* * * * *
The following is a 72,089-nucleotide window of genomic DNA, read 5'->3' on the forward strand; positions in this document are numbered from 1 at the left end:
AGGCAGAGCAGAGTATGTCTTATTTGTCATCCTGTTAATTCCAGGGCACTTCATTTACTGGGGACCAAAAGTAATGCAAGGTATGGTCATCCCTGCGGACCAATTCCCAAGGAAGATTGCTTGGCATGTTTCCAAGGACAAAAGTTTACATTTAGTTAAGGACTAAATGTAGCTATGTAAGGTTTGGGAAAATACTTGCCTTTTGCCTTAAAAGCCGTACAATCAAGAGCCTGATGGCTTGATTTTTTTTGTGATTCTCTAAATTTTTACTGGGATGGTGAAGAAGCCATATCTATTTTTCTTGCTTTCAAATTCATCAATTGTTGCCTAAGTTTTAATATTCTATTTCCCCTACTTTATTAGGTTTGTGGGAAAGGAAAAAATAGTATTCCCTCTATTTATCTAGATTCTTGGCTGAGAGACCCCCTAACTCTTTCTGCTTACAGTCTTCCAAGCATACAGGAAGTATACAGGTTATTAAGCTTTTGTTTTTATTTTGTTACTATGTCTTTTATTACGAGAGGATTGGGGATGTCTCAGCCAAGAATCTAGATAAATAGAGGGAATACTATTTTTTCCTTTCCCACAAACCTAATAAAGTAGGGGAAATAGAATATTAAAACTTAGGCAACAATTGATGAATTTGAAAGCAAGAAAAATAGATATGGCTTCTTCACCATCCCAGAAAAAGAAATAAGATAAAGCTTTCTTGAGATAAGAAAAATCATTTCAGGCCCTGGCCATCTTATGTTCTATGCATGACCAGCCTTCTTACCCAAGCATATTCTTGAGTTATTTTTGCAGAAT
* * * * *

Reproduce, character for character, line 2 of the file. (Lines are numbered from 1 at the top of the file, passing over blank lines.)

AGGCAGAGCAGAGTATGTCTTATTTGTCATCCTGTTAATTCCAGGGCACTTCATTTACTGGGGACCAAAAGTAATGCAAGGTATGGTCATCCCTGCGGACCAATTCCCAAGGAAGATTGCTTGGCATGTTTCCAAGGACAAAAGTTTACATTTAGTTAAGGACTAAATGTAGCTATGTAAGGTTTGGGAAAATACTTGCCTTTTGCCTTAAAAGCCGTACAATCAAGAGCCTGATGGCTTGATTTTTTTTGTGATTCTCTAAATTTTTACTGGGATGGTGAAGAAGCCATATCTATTTTTCTTGCTTTCAAATTCATCAATTGTTGCCTAAGTTTTAATATTCTATTTCCCCTACTTTATTAGGTTTGTGGGAAAGGAAAAAATAGTATTCCCTCTATTTATCTAGATTCTTGGCTGAGAGACCCCCTAACTCTTTCTGCTTACAGTCTTCCAAGCATACAGGAAGTATACAGGTTATTAAGCTTTTGTTTTTATTTTGTTACTATGTCTTTTATTACGAGAGGATTGGGGATGTCTCAGCCAAGAATCTAGATAAATAGAGGGAATACTATTTTTTCCTTTCCCACAAACCTAATAAAGTAGGGGAAATAGAATATTAAAACTTAGGCAACAATTGATGAATTTGAAAGCAAGAAAAATAGATATGGCTTCTTCACCATCCCAGAAAAAGAAATAAGATAAAGCTTTCTTGAGATAAGAAAAATCATTTCAGGCCCTGGCCATCTTATGTTCTATGCATGACCAGCCTTCTTACCCAAGCATATTCTTGAGTTATTTTTGCAGAAT